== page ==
Thin inventory of fat bikes this year as demand begins to outpace supply, say Whitehorse retailers
Fat bike sales have been on a steady rise in recent years, and the pandemic seems to have added to the demand
Every winter, fat bikes become more visible around Whitehorse.
And for a while, the sales seem to match that trend — the winter-ready bikes have had a steady increase in buyers in recent years as the sport catches on, says Jonah Clark, owner of Icycle Sports.
Then when the COVID-19 pandemic hit last March, bike sales of all types went up dramatically.
"More than half of the model year '21 bikes that can be produced by the factories out there in the world have already been sold — shipped to dealers, gone," Clark said.
But lately, demand for fat bikes has threatened to outstrip the supply.
The thinning inventory in Whitehorse is also partly due to delays in shipping, says Clark. For example, he says his store is still waiting on about 16 fat bikes that were supposed to arrive at the end of December.
"Something happened with shipping in the port in Asia where they were produced and they got delayed about a month," Clark said.
Dean Eyre, who owns Cadence Cycle in Whitehorse, says he's seeing the same trend.
"I would say there's a shortage overall for bikes and components right now," Eyre said.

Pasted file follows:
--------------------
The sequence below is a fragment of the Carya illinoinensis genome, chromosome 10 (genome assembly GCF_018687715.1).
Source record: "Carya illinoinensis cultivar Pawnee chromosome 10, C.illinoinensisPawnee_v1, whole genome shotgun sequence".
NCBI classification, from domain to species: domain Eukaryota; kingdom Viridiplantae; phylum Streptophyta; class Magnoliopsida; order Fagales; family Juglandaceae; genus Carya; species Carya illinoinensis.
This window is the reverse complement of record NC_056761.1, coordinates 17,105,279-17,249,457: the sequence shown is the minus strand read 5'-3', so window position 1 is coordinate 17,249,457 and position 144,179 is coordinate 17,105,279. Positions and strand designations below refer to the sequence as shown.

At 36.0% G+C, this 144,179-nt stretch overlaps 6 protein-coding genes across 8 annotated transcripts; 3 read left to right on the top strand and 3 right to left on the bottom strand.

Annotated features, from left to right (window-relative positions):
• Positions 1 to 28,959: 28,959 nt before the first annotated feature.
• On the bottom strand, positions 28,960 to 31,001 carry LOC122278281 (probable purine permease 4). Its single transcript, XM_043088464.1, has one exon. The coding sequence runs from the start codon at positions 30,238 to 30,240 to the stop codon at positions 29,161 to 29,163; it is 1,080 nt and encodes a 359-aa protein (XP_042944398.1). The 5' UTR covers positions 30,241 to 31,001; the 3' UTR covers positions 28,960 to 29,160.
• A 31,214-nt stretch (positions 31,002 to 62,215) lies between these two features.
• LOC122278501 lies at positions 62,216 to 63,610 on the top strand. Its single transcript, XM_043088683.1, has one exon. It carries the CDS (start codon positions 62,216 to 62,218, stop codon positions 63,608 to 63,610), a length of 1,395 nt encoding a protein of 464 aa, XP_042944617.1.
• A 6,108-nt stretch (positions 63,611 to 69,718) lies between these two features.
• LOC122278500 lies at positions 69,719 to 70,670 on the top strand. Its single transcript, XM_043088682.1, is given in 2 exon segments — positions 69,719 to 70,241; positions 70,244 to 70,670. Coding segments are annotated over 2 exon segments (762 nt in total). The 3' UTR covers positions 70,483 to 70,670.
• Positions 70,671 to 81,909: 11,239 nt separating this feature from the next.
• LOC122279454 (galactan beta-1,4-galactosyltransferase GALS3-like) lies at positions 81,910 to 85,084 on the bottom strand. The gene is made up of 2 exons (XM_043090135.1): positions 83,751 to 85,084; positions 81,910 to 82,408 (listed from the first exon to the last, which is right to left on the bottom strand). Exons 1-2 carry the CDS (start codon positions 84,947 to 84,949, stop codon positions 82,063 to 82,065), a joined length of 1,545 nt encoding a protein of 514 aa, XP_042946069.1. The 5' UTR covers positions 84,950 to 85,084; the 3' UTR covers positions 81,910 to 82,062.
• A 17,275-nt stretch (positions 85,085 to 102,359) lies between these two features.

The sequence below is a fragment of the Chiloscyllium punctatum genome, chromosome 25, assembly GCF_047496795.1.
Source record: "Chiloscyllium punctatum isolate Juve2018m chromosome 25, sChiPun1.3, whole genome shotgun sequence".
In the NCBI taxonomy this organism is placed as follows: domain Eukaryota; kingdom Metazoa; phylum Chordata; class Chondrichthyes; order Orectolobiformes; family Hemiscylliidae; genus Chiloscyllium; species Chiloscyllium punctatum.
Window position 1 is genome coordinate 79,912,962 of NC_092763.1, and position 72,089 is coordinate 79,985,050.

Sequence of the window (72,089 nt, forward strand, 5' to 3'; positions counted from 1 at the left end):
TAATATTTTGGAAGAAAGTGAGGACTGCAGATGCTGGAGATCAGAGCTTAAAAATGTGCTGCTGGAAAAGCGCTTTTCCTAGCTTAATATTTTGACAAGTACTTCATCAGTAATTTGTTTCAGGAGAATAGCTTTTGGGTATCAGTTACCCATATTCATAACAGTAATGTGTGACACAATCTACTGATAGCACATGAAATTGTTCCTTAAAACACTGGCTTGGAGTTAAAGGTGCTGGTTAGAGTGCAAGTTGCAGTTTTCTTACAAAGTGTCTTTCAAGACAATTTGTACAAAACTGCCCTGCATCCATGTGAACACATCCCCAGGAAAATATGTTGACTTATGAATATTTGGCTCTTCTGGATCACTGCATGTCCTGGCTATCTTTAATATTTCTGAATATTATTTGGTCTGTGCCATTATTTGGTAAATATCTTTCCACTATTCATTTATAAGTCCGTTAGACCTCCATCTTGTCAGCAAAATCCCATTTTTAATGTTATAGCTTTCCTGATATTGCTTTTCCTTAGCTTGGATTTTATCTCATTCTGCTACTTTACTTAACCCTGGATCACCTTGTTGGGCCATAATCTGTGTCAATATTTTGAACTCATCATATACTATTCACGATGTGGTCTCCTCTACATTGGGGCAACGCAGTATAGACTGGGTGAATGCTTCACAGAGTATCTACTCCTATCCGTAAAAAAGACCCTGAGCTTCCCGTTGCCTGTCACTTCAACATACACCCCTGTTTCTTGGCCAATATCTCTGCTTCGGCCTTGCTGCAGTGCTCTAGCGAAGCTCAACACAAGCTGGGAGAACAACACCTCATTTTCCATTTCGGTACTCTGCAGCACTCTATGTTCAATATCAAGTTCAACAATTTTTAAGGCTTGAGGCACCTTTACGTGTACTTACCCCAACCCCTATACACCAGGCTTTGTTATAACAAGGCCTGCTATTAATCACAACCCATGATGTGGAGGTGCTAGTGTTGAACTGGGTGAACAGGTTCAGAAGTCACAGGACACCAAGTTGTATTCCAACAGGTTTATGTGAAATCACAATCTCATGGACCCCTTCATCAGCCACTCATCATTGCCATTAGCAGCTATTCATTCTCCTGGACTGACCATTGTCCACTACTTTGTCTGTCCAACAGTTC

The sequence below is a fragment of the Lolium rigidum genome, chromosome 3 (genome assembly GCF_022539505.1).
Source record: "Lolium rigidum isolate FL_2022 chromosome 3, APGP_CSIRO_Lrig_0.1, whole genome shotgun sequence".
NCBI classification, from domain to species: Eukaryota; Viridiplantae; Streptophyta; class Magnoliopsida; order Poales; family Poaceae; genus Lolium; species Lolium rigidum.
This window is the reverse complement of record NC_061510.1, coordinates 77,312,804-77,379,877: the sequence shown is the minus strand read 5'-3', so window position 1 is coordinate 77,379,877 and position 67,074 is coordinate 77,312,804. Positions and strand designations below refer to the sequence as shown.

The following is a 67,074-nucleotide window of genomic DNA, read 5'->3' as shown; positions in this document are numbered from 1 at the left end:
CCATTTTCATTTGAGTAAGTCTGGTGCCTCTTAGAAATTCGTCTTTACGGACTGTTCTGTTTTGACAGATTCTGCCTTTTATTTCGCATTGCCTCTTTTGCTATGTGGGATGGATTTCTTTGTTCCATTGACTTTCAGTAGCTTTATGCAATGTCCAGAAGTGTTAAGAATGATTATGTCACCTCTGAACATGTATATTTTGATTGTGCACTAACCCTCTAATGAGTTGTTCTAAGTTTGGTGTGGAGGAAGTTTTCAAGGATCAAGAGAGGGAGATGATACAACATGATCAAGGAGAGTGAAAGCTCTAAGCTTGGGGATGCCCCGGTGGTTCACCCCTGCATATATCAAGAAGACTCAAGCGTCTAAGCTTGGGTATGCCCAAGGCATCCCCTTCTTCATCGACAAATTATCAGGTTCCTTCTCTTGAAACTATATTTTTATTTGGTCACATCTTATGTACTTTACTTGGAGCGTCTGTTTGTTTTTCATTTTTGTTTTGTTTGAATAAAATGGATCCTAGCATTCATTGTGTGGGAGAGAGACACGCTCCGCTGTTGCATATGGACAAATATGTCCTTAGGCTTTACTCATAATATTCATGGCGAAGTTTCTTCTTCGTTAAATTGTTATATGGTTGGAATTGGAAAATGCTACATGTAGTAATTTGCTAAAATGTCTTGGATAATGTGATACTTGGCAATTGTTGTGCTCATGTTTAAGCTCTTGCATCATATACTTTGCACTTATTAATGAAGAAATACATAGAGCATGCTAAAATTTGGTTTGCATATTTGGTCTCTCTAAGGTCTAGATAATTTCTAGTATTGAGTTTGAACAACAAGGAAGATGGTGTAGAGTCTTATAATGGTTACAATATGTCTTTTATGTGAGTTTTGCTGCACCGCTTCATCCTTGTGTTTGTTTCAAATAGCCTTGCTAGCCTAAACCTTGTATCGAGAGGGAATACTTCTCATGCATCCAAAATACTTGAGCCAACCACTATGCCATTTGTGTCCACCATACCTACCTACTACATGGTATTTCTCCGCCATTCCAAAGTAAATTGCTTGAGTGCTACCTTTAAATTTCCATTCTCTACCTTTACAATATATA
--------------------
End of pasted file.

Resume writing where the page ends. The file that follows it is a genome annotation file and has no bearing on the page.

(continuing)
He added he has a few fat bikes in stock right now but only in larger sizes.
"If you're around 5'10" and up, we can set you up with a bike. Otherwise, you'll have to wait," he said.
Yukon ideal for fat bikes
Clark says Yukon is the biggest consumer of fat bikes, per capita. He says the territory's winters typically offer ideal conditions for the vehicles.
"Basically, you don't want tons of regular, wet snow. You do want dry snow, and ideally not super often so you don't have to groom [trails] as much," Clark said. "That's kind of created the perfect conditions in Whitehorse for fat biking."
More and more people in Whitehorse are using them for winter commuting as well as recreation, he said.
And the more visible around the city they become, the more people want to give fat biking a try — sometimes after they've discovered their regular bike just won't cut it in the snow and ice.
"Lots of people just hop on a fat bike, and [after] one test ride and they've just got a huge grin on their face," Clark said.
People who want to buy a fat bike this year shouldn't panic, however, says Clark.
Supply may be low, but he's been able to satisfy most customers who are patient, and flexible with their wishes.
"Maybe not always a particular person's first choice, but given how most brands are very similar to each other in terms of how good the bike is, the quality, the specs," he said, "there will be stuff available for everybody."
With files from Mike Rudyk